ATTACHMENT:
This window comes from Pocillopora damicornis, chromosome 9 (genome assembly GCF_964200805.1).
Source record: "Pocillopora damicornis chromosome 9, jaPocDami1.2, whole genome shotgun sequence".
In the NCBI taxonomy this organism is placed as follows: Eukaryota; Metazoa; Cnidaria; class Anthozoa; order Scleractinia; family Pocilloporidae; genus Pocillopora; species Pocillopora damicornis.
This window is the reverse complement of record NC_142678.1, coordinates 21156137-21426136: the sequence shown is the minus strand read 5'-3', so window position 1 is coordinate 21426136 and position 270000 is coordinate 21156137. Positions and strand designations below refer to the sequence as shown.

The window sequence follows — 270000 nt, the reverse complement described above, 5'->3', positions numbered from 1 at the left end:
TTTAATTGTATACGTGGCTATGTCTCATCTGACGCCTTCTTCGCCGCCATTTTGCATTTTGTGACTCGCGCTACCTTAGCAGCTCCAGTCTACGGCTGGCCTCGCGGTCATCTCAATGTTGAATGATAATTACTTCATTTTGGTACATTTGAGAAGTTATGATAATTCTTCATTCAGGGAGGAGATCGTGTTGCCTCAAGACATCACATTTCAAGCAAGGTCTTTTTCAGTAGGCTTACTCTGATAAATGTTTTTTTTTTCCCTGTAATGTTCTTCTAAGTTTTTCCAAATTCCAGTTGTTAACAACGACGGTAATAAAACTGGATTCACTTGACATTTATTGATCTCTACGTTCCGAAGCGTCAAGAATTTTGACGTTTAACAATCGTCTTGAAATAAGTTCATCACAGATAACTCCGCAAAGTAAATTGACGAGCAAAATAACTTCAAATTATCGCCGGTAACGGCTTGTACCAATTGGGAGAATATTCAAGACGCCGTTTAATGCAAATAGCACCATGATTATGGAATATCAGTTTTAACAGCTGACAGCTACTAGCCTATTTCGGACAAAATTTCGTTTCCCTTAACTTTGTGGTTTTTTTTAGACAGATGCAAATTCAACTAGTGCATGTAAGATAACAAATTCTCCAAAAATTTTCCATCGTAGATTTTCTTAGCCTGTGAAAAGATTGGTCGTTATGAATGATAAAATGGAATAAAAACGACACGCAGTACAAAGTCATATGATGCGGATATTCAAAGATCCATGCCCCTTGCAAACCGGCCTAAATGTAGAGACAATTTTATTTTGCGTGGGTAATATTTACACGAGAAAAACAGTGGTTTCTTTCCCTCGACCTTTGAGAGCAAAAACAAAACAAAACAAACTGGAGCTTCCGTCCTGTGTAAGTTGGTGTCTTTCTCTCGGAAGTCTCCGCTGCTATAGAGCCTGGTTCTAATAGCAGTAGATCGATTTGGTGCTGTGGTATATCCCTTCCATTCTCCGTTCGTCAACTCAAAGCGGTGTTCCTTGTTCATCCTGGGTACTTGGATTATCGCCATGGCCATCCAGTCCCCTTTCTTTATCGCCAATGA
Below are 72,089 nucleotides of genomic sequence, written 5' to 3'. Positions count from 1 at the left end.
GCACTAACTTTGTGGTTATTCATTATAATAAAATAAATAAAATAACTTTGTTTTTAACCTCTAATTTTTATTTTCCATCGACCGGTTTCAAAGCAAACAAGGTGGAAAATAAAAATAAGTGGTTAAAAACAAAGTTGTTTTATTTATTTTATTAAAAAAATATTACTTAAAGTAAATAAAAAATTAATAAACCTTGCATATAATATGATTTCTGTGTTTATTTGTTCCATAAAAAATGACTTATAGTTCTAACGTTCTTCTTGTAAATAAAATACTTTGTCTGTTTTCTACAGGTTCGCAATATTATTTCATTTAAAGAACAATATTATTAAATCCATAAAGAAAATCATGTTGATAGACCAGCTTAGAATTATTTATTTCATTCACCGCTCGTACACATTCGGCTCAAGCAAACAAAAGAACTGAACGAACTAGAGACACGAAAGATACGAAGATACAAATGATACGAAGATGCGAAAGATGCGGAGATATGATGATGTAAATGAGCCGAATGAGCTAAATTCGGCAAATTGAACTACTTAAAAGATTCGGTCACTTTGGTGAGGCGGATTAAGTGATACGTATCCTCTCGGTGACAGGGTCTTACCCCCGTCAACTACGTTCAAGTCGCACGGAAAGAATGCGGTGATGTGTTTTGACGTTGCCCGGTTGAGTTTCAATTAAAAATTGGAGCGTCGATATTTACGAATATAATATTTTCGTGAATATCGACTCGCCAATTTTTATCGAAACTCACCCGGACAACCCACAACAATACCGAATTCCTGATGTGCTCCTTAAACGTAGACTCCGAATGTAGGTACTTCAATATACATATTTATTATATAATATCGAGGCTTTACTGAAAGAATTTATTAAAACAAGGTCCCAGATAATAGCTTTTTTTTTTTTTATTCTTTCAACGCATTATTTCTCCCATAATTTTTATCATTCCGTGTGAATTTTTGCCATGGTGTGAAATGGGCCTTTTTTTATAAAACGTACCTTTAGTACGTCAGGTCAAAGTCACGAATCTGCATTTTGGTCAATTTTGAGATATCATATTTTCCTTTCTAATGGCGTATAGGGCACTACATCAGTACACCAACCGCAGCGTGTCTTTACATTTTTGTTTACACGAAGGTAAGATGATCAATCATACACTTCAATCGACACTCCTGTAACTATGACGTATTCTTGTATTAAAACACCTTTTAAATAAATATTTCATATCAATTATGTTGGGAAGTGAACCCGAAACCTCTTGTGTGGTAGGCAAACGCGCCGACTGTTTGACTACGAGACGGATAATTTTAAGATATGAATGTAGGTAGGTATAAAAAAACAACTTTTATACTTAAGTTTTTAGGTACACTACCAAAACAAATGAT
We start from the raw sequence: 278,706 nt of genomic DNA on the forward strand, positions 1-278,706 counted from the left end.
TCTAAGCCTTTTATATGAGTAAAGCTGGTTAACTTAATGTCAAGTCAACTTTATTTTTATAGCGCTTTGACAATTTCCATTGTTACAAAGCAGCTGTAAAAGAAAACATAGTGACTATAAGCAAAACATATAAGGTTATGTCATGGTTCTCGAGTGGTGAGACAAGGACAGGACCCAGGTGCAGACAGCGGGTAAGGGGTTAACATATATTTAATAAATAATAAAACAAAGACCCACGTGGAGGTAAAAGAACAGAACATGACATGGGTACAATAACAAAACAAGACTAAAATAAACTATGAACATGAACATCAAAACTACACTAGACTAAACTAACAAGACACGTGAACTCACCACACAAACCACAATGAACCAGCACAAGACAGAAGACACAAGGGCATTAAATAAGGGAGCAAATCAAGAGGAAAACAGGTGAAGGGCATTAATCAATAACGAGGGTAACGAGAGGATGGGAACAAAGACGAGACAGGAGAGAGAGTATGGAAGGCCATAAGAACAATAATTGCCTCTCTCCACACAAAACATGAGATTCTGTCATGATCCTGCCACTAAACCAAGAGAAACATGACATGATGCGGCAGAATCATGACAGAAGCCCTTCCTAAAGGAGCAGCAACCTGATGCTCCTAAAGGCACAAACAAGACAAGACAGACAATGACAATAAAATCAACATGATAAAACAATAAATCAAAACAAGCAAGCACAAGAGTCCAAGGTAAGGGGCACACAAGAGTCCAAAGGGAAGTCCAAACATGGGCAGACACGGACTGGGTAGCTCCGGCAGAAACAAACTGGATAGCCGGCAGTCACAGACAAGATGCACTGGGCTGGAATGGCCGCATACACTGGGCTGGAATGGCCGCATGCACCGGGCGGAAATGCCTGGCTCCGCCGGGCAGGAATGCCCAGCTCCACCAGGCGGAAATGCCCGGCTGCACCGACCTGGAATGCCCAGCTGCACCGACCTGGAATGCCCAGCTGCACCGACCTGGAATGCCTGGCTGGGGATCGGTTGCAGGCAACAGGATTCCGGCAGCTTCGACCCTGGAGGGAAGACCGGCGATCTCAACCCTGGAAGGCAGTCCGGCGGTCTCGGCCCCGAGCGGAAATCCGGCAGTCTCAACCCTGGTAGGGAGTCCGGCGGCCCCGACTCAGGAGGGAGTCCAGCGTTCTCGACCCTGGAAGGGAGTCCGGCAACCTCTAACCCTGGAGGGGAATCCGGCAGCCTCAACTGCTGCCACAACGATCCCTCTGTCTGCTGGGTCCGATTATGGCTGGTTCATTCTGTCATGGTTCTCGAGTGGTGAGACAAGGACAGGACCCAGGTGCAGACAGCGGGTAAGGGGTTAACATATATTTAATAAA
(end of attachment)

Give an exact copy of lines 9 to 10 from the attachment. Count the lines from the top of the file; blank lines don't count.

We start from the raw sequence: 278,706 nt of genomic DNA on the forward strand, positions 1-278,706 counted from the left end.
TCTAAGCCTTTTATATGAGTAAAGCTGGTTAACTTAATGTCAAGTCAACTTTATTTTTATAGCGCTTTGACAATTTCCATTGTTACAAAGCAGCTGTAAAAGAAAACATAGTGACTATAAGCAAAACATATAAGGTTATGTCATGGTTCTCGAGTGGTGAGACAAGGACAGGACCCAGGTGCAGACAGCGGGTAAGGGGTTAACATATATTTAATAAATAATAAAACAAAGACCCACGTGGAGGTAAAAGAACAGAACATGACATGGGTACAATAACAAAACAAGACTAAAATAAACTATGAACATGAACATCAAAACTACACTAGACTAAACTAACAAGACACGTGAACTCACCACACAAACCACAATGAACCAGCACAAGACAGAAGACACAAGGGCATTAAATAAGGGAGCAAATCAAGAGGAAAACAGGTGAAGGGCATTAATCAATAACGAGGGTAACGAGAGGATGGGAACAAAGACGAGACAGGAGAGAGAGTATGGAAGGCCATAAGAACAATAATTGCCTCTCTCCACACAAAACATGAGATTCTGTCATGATCCTGCCACTAAACCAAGAGAAACATGACATGATGCGGCAGAATCATGACAGAAGCCCTTCCTAAAGGAGCAGCAACCTGATGCTCCTAAAGGCACAAACAAGACAAGACAGACAATGACAATAAAATCAACATGATAAAACAATAAATCAAAACAAGCAAGCACAAGAGTCCAAGGTAAGGGGCACACAAGAGTCCAAAGGGAAGTCCAAACATGGGCAGACACGGACTGGGTAGCTCCGGCAGAAACAAACTGGATAGCCGGCAGTCACAGACAAGATGCACTGGGCTGGAATGGCCGCATACACTGGGCTGGAATGGCCGCATGCACCGGGCGGAAATGCCTGGCTCCGCCGGGCAGGAATGCCCAGCTCCACCAGGCGGAAATGCCCGGCTGCACCGACCTGGAATGCCCAGCTGCACCGACCTGGAATGCCCAGCTGCACCGACCTGGAATGCCTGGCTGGGGATCGGTTGCAGGCAACAGGATTCCGGCAGCTTCGACCCTGGAGGGAAGACCGGCGATCTCAACCCTGGAAGGCAGTCCGGCGGTCTCGGCCCCGAGCGGAAATCCGGCAGTCTCAACCCTGGTAGGGAGTCCGGCGGCCCCGACTCAGGAGGGAGTCCAGCGTTCTCGACCCTGGAAGGGAGTCCGGCAACCTCTAACCCTGGAGGGGAATCCGGCAGCCTCAACTGCTGCCACAACGATCCCTCTGTCTGCTGGGTCCGATTATGGCTGGTTCATTCTGTCATGGTTCTCGAGTGGTGAGACAAGGACAGGACCCAGGTGCAGACAGCGGGTAAGGGGTTAACATATATTTAATAAA